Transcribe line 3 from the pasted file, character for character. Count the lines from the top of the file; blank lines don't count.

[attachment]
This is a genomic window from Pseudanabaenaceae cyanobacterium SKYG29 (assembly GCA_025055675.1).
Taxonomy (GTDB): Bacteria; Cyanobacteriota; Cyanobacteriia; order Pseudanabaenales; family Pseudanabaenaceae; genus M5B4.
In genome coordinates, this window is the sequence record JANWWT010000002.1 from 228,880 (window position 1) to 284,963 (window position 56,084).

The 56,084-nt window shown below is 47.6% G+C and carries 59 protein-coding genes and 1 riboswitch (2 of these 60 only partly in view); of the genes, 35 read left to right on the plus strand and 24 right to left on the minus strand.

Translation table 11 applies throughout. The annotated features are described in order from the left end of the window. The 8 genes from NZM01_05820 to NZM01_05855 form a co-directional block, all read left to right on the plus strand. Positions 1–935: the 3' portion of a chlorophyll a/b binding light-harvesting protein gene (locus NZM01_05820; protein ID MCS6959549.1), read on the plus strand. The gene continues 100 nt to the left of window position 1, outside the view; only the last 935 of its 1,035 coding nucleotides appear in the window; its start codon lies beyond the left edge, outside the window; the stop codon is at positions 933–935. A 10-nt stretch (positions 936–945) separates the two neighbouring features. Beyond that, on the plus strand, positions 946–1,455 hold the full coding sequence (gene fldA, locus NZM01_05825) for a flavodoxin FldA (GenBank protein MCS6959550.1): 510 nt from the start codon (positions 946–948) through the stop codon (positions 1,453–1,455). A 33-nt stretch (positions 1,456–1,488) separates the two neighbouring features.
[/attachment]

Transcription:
In genome coordinates, this window is the sequence record JANWWT010000002.1 from 228,880 (window position 1) to 284,963 (window position 56,084).